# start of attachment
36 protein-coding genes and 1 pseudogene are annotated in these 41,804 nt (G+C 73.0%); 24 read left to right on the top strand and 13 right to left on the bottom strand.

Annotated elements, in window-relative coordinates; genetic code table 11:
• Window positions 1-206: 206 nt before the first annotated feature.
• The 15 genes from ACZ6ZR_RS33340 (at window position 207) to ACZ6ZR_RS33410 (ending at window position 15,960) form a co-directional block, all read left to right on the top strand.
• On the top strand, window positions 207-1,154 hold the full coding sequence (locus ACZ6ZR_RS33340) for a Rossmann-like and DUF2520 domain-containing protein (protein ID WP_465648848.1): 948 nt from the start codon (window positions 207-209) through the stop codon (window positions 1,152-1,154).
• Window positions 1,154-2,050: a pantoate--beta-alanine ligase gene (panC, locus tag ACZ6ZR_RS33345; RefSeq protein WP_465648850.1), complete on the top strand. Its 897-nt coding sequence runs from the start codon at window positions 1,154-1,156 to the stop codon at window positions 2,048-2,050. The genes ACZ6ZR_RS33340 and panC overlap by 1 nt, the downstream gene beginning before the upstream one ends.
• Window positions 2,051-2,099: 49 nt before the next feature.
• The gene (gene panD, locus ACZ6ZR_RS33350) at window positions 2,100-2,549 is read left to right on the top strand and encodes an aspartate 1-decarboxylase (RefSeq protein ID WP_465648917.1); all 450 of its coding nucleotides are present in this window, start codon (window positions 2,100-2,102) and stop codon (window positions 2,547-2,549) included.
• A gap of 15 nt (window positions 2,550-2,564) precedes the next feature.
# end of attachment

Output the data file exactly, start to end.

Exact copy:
36 protein-coding genes and 1 pseudogene are annotated in these 41,804 nt (G+C 73.0%); 24 read left to right on the top strand and 13 right to left on the bottom strand.

Annotated elements, in window-relative coordinates; genetic code table 11:
• Window positions 1-206: 206 nt before the first annotated feature.
• The 15 genes from ACZ6ZR_RS33340 (at window position 207) to ACZ6ZR_RS33410 (ending at window position 15,960) form a co-directional block, all read left to right on the top strand.
• On the top strand, window positions 207-1,154 hold the full coding sequence (locus ACZ6ZR_RS33340) for a Rossmann-like and DUF2520 domain-containing protein (protein ID WP_465648848.1): 948 nt from the start codon (window positions 207-209) through the stop codon (window positions 1,152-1,154).
• Window positions 1,154-2,050: a pantoate--beta-alanine ligase gene (panC, locus tag ACZ6ZR_RS33345; RefSeq protein WP_465648850.1), complete on the top strand. Its 897-nt coding sequence runs from the start codon at window positions 1,154-1,156 to the stop codon at window positions 2,048-2,050. The genes ACZ6ZR_RS33340 and panC overlap by 1 nt, the downstream gene beginning before the upstream one ends.
• Window positions 2,051-2,099: 49 nt before the next feature.
• The gene (gene panD, locus ACZ6ZR_RS33350) at window positions 2,100-2,549 is read left to right on the top strand and encodes an aspartate 1-decarboxylase (RefSeq protein ID WP_465648917.1); all 450 of its coding nucleotides are present in this window, start codon (window positions 2,100-2,102) and stop codon (window positions 2,547-2,549) included.
• A gap of 15 nt (window positions 2,550-2,564) precedes the next feature.